15 Offseason Moves These NFL Teams Will Regret

Some sports fans out there see Memorial Day weekend as the time of the year when the National Hockey League and National Basketball Association seasons begin to come to an end, and also when the good part of the Major League Baseball campaign gets underway. For those of us out there who love the National Football League, however, the end of May means we are only a few months away from football being back on television. Now that the majority of high-name free agents have been signed by clubs and the 2017 NFL Draft is well behind us, we can begin to evaluate roster decisions and transactions made by teams in the months following the New England Patriots defeating the Atlanta Falcons to win Super Bowl XL.

Every NFL franchise – yes, even the Patriots – will get things wrong over the course of an offseason, and there will be teams filled with certain levels of regret come the holiday season. While the perception exists we cannot truly grade any team's draft class until years down the road, we are able to make educated guesses about offseason moves that will leave certain executives and coaching staffs questioning themselves before the start of Week 17. Several would-be championship contenders made some curious decisions during the spring. Will any, or even all, of those teams fail to achieve the goal of winning the Super Bowl next February because of those moves? Which of the teams spotlighted in this piece will want a complete re-do of the offseason once January 2018 begins?

15 San Francisco 49ers: Giving Brian Hoyer the Keys to the Offense

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Some may say the San Francisco 49ers know exactly what they're doing in making journeyman quarterback Brian Hoyer the starter for a team that's likely to lose more games than it will win later this year. That's a risky decision to make in this “what have you done for me, lately?” business.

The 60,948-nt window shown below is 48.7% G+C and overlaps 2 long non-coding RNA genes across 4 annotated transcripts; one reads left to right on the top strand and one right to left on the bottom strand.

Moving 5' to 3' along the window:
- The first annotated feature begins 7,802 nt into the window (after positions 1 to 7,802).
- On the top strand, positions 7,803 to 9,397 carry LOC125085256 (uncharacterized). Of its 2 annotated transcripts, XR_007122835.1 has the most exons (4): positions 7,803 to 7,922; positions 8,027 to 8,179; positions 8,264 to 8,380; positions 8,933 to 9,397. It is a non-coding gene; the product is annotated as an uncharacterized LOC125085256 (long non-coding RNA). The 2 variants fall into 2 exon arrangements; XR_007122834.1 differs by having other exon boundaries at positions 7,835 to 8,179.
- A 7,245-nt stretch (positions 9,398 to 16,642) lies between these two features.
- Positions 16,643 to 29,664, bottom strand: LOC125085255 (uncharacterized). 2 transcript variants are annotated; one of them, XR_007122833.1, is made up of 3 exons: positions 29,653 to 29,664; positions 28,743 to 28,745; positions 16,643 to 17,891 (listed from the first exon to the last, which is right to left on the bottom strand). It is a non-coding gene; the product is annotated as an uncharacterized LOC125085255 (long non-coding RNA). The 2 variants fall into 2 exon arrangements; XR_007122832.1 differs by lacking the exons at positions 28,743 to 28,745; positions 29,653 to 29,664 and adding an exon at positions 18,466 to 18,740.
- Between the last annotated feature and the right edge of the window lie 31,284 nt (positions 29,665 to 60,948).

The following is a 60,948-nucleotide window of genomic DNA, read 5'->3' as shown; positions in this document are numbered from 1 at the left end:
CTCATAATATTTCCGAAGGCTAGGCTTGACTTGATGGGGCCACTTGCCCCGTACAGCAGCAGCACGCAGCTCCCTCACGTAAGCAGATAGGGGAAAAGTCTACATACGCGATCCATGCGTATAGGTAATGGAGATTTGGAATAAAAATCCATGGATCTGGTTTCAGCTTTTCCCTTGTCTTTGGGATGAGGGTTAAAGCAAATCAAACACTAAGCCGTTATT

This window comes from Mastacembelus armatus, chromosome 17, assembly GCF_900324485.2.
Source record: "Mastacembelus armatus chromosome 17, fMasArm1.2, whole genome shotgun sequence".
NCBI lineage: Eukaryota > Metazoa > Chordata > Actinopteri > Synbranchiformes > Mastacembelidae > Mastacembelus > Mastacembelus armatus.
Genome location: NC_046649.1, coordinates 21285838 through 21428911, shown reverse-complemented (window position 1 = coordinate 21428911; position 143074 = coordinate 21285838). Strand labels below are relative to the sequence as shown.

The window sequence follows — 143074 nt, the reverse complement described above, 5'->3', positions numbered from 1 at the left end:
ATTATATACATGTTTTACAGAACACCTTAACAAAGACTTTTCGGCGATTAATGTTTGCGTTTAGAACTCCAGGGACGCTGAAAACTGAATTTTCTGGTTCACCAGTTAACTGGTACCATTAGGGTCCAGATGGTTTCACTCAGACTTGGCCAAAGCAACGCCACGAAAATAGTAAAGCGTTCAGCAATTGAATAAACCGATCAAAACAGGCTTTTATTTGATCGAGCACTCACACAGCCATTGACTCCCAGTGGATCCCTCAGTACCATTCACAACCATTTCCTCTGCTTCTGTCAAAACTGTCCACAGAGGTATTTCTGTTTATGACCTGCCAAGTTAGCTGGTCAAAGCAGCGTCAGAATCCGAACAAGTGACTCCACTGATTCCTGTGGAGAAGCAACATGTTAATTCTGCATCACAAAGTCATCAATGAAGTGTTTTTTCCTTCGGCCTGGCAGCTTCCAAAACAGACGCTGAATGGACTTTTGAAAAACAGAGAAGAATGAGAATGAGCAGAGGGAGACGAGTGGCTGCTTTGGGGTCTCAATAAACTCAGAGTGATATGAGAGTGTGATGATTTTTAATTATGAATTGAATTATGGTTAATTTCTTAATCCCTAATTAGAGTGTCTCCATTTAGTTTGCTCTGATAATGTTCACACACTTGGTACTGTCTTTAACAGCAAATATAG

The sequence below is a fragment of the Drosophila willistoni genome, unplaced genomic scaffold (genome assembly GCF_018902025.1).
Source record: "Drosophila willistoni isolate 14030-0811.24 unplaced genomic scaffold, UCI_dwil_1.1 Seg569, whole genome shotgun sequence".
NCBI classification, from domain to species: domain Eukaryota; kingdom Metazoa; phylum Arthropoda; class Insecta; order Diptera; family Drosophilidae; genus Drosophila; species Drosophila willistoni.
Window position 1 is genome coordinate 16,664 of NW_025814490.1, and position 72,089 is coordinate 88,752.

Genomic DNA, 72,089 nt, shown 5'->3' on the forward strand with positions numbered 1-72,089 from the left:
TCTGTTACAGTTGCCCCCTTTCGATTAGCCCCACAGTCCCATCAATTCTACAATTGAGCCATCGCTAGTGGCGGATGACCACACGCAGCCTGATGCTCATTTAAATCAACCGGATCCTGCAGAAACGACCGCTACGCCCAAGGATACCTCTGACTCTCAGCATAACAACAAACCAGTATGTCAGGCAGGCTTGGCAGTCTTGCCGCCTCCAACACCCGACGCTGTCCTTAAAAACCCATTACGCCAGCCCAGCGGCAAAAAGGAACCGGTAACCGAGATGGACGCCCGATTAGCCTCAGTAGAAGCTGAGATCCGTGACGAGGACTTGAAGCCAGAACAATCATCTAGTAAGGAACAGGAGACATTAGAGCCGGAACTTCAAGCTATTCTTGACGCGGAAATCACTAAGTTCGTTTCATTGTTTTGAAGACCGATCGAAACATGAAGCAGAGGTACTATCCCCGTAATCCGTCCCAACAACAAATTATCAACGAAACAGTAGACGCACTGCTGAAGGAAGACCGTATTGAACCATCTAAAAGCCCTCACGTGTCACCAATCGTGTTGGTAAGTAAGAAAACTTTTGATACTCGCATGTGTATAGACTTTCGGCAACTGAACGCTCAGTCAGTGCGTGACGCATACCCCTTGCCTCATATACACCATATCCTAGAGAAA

Hoyer can be a fine backup for a team with an established QB running the offense, but placing him atop the depth chart before the start of the 2017 season will be a sign the Niners are already looking ahead and hoping next year's draft class will be as stellar as advertised. For what it's worth, Colin Kaepernick is roughly two years younger and has a better overall resume than Hoyer. Then again, the Browns aren't regretting tanking in 2016; yet.

14 Carolina Panthers: Paying Matt Kalil

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Carolina Panthers quarterback Cam Newton will be hoping we're wrong about this one. Offensive tackle Matt Kalil failed to impress during the past several seasons, and he missed the majority of the 2016 campaign because of a hip injury. Carolina must've seen something the club liked in film sessions, though, as the Panthers gave him a five-year contract that could be worth over $50 million.

The dead cap value of that deal decreases from $13 million in 2017 to $9.6 million next year, meaning the Panthers are banking on Kalil being healthy and playing as well as he did during the first two years of what appeared, at the time, to be a promising career. Otherwise, Carolina will regret this investment even before the start of the 2018 season.

13 Kansas City Chiefs: Drafting Patrick Mahomes II

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The Kansas City Chiefs acquiring a young quarterback to sit behind Alex Smith would've been fine, but the Chiefs didn't need to trade up and mortgage multiple draft picks to do so just for Patrick Mahomes II. Whatever you think of Mahomes, Smith is only 33 years old, and he has played well throughout the majority of his time with the Chiefs.

Nobody is going to confuse Smith for Tom Brady or Cam Newton, but the Chiefs nevertheless could've trusted Smith to win games and concentrated more on adding talent to both sides of the football up until the veteran is set to enter free agency after the 2018 campaign. At this rate, the Chiefs would have to start Mahomes and get something for Smith in a trade to not regret this move.

12 New Orleans Saints: Trading Brandin Cooks

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We offer the following warning for all NFL teams out there: If the New England Patriots call you up about trading for one of your wide receivers, they probably aren't doing you a favor or trying to be nice. Drew Brees turned 38 years old this past January, meaning every season he is still able to take the field is a blessing.

Trading Brandin Cooks, a player the Saints drafted in 2014, would probably be logical if those running the club were punting on the upcoming season and preparing to reset, but that's no way to treat a franchise legend who will be enshrined in the Pro Football Hall of Fame next decade such as Brees. Unless Tom Brady fails to make good use of Cooks, something we don't see happening, the Saints will regret this deal.